Meet Daisy, a pen-drive sized platform to create electronic instruments and processors
It seems to be a good week for Kickstarter projects; just yesterday we saw MOD Dwarf reach its Kickstarter target in one day, and now Daisy has rocketed past its funding goal in 17 hours. Although Daisy may look small and unassuming, its potential is vast and “endless”, Electrosmith says.
You can set up Daisy as a desktop synth, a Eurorack module, a guitar pedal, or use Daisy on a breakout board or breadboard. The open-source device on its own measures 18mm x 51mm, but offers 192kHz, 24bit stereo audio, and 32bit floating point DSP processing. The metal audio drivers allow for small buffers and latency under 1m, and has 64MB SDRAM – enough for a 10-minute audio buffer.
Thanks to the built-in micro USB port, along with additional pins for a second port, Daisy can become any USB device you need for your music rig. You can build an audio interface, MIDI controller, sample player and more. Daisy supports coding languages from Arduino, Max/MSP, Python, Pure Data and C++.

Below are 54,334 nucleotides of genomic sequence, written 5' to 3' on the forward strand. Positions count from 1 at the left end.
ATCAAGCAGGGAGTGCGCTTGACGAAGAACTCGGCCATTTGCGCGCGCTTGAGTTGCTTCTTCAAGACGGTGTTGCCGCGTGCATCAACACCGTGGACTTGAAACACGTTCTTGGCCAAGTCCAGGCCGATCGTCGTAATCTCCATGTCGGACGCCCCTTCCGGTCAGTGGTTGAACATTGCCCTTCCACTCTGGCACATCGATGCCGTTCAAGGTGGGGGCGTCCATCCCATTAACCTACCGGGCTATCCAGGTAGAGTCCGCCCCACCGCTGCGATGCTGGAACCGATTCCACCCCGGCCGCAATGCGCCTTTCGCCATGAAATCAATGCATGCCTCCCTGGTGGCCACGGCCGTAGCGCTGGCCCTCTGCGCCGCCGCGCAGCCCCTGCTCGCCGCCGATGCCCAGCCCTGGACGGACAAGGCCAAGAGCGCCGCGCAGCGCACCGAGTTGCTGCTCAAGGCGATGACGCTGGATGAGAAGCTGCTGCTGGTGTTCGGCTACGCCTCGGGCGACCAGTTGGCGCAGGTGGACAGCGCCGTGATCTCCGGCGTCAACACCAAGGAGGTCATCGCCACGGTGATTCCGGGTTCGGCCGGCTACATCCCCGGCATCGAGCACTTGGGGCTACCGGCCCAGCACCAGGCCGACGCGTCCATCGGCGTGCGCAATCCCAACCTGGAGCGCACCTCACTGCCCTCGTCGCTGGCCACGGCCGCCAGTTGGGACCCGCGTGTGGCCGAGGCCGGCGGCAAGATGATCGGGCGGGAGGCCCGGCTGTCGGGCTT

Electrosmith have created four Daisy-powered devices, available as a Reward after pledging a certain amount.
- Daisy Pod – Breakout Board
- Daisy Petal – Guitar Pedal
- Daisy Patch – Eurorack Module
- Daisy Field – Desktop Synthesizer
Electrosmith envision Daisy being used for more than just music-making. It can be used in computer science to translate a concept of a sound into something that a computer can understand. In the world of testing equipment, Daisy can be used to host oscilloscopes, multimeters, spectrum analysers and more to observe sound. Daisy can even be used to teach children basic coding.
With a price tag starting at $29, Daisy could be considerably cheaper than other development boards currently on the market.
Find out more on Daisy’s Kickstarter page.
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